Marine binoculars tend to do this as a matter of course but it’s quite rare to find this feature in a conventional optic. Whilst scanning the waves from the ferry I was able to use that impressive depth of field to my advantage; one-minute watching Manx Shearwaters coasting along close to the boat then panning out and across to a Pomarine Skua beating its way determinedly (and much more distantly) across the ship’s wake without having to change focus at all. A very, very useful feature, in my view.
Having mentioned focus within the sphere of depth of field, I need to revisit the focus mechanism itself. The focus wheel is neither loose nor tight but turns with what, for me, is pretty much right on the money in terms of resistance.
Three-and-a-quarter turns of the wheel are required to go all the way from close focus to infinity. As I intimated in the first review, there are some very ‘fast’ focus wheels out there and some readers may throw up their hands in horror at the thought of more than three turns being required to travel all the way through the focus range.
As I mentioned, however, I don’t really like a focus wheel to be too ‘fast’ and twitchy as I sometimes find that this actually makes it more difficult to achieve and maintain focus. It doesn’t always make for the most relaxed viewing experience; particularly important if you’re in the habit of using your binoculars for extended periods of time.
Close distance testing
From Skye, we crossed back onto the mainland and made our way eastwards into Speyside. Once again I found myself using the binoculars in a woodland environment but this time in the Caledonian Forest – a very different environment from the Forest of Dean.
I wasted no time in deploying the 8x42 HC to view the local wildlife and great views of Osprey, Crested Tit and Red Squirrel were all had on the first day. The forest is also very rich in insects and other invertebrates and a close focus distance of 2 meters allowed for effective viewing of some of these smaller woodland denizens.
Room for improvement?
It's probably clear that in terms of overall optical performance – light transmission, field of view, depth of field, close focus – Fujinon’s offering performed with aplomb once again. But what about the downside? What didn’t I like?
In all honesty, I’m being a bit picky here but the lack of a locking diopter adjustment was slightly disappointing. Not that the diopter wheel ever moved during use but, given the overall quality of the instrument in question, it would have been a nice touch.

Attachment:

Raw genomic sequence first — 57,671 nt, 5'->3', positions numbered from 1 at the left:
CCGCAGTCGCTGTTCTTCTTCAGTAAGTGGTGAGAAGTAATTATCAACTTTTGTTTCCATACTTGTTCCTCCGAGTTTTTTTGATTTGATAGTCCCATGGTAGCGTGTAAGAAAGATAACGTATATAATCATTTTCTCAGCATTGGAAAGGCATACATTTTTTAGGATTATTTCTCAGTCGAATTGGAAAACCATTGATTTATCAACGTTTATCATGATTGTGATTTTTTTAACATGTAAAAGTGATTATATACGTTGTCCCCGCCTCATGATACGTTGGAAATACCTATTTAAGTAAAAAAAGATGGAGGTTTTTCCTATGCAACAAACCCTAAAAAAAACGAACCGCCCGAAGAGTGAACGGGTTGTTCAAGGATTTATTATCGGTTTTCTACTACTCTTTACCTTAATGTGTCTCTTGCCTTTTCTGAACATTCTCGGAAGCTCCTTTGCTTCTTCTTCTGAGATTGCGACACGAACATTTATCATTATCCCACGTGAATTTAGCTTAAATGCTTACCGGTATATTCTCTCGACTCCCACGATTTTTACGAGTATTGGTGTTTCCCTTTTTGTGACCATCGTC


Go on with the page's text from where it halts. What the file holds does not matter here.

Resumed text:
The HC doesn’t employ field flattener technology so there is some curvature towards the periphery of the field but that’s true of all non-flattener binoculars and you really only notice it if you look for it. As I said, I’m being a bit picky here, mainly in an effort to produce a balanced review, but it’s good to have the overall picture.
So, what conclusions were to be drawn from the binoculars’ extended sojourn? First time round I loved this model, overall optical performance coupled with what felt like bombproof build quality made it a winner in my book.
Having the opportunity to use the HC over a longer period and in different locations served only to cement further my earlier conclusions. This really is a great optic which is very easy to live with and, in my view, represents very significant ‘bang for your buck’.
When the binoculars first arrived in the office I handed them to a colleague to try. The colleague in question isn’t a birder or astronomy enthusiast but he’s been here for a very long time and has looked through all manner of optics (including a lot of very high-end ones) so has a pretty good idea of what’s what. The comment I had was ‘that’s one of the best bins I’ve ever looked through’ so I’ll leave you all to draw your own conclusions from that.
Ah, just remembered: I didn’t want to give the binoculars back this time either!
As always, thank you for reading and…happy birding!